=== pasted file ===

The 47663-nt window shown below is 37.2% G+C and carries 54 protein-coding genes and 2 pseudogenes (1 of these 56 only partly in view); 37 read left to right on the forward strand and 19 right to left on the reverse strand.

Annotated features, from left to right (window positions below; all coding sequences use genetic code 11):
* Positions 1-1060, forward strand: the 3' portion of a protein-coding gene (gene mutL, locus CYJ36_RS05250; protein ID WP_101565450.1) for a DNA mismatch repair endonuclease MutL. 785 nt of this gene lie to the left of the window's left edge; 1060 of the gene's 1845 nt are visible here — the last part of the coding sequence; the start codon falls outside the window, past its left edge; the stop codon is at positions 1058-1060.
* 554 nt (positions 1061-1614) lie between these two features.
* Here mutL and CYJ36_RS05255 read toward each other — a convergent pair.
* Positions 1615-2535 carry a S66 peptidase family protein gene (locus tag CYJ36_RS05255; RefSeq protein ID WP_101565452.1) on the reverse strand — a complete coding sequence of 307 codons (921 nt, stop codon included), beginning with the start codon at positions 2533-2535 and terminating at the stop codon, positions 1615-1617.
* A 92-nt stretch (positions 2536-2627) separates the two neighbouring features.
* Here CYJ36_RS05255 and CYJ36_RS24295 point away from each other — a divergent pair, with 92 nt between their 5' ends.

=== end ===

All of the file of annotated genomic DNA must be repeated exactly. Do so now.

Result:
The 47663-nt window shown below is 37.2% G+C and carries 54 protein-coding genes and 2 pseudogenes (1 of these 56 only partly in view); 37 read left to right on the forward strand and 19 right to left on the reverse strand.

Annotated features, from left to right (window positions below; all coding sequences use genetic code 11):
* Positions 1-1060, forward strand: the 3' portion of a protein-coding gene (gene mutL, locus CYJ36_RS05250; protein ID WP_101565450.1) for a DNA mismatch repair endonuclease MutL. 785 nt of this gene lie to the left of the window's left edge; 1060 of the gene's 1845 nt are visible here — the last part of the coding sequence; the start codon falls outside the window, past its left edge; the stop codon is at positions 1058-1060.
* 554 nt (positions 1061-1614) lie between these two features.
* Here mutL and CYJ36_RS05255 read toward each other — a convergent pair.
* Positions 1615-2535 carry a S66 peptidase family protein gene (locus tag CYJ36_RS05255; RefSeq protein ID WP_101565452.1) on the reverse strand — a complete coding sequence of 307 codons (921 nt, stop codon included), beginning with the start codon at positions 2533-2535 and terminating at the stop codon, positions 1615-1617.
* A 92-nt stretch (positions 2536-2627) separates the two neighbouring features.
* Here CYJ36_RS05255 and CYJ36_RS24295 point away from each other — a divergent pair, with 92 nt between their 5' ends.